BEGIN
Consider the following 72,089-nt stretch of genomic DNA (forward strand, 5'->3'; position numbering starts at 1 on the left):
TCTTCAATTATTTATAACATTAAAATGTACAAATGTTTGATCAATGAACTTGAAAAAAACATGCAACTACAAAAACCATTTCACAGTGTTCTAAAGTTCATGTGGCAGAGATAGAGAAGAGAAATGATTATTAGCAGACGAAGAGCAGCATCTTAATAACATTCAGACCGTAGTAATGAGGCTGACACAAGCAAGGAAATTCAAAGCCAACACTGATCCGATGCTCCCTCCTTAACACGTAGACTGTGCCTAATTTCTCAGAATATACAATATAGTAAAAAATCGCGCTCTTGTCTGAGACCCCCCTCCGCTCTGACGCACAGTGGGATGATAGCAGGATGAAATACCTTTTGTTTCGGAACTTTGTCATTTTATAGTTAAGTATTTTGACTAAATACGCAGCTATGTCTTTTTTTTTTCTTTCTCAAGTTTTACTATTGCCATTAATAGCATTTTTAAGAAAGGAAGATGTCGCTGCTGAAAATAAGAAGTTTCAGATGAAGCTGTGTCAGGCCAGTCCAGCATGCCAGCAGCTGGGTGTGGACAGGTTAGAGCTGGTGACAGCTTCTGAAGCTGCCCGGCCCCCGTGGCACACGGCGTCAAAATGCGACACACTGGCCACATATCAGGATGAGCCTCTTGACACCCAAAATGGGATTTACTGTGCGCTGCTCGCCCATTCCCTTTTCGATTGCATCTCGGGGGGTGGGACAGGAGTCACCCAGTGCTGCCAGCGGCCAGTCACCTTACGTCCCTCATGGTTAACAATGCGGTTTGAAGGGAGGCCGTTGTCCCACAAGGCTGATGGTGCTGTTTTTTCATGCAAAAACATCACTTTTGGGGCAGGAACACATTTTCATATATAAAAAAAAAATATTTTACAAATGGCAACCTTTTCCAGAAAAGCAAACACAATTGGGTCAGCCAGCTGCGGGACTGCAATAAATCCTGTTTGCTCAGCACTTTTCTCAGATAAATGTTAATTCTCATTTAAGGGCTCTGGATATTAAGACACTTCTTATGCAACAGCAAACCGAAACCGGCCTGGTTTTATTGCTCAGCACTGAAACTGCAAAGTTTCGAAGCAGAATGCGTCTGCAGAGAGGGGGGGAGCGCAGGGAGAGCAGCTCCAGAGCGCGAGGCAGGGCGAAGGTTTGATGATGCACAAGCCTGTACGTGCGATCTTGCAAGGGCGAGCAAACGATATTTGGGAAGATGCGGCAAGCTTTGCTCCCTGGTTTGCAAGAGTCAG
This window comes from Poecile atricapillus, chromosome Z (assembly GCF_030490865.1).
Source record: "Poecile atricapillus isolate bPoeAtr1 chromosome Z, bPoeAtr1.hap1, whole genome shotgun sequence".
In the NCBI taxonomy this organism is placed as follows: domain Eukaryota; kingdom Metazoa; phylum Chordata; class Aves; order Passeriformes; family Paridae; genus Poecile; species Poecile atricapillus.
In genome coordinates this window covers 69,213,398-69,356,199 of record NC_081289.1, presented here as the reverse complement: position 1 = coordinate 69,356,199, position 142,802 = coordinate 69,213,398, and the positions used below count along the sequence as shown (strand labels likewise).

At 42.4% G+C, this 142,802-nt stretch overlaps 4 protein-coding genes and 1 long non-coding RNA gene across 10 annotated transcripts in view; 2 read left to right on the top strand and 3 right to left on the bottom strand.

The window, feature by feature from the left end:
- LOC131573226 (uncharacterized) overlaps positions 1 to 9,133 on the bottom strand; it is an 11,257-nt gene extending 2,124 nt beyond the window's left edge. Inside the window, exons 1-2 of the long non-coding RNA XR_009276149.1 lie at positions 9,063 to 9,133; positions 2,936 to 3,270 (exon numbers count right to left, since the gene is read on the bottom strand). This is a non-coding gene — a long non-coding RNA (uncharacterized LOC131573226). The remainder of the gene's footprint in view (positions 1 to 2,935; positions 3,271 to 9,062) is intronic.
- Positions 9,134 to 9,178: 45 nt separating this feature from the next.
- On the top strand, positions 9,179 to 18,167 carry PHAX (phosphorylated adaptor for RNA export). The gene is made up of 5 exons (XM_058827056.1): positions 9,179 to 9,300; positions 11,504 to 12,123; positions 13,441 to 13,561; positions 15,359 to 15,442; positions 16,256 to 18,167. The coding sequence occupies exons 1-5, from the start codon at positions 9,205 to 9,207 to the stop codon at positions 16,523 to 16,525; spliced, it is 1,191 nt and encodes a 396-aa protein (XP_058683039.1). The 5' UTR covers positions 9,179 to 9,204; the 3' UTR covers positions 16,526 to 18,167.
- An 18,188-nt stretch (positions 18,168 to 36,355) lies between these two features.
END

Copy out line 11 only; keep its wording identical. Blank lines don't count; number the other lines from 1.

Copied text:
- On the top strand, positions 9,179 to 18,167 carry PHAX (phosphorylated adaptor for RNA export). The gene is made up of 5 exons (XM_058827056.1): positions 9,179 to 9,300; positions 11,504 to 12,123; positions 13,441 to 13,561; positions 15,359 to 15,442; positions 16,256 to 18,167. The coding sequence occupies exons 1-5, from the start codon at positions 9,205 to 9,207 to the stop codon at positions 16,523 to 16,525; spliced, it is 1,191 nt and encodes a 396-aa protein (XP_058683039.1). The 5' UTR covers positions 9,179 to 9,204; the 3' UTR covers positions 16,526 to 18,167.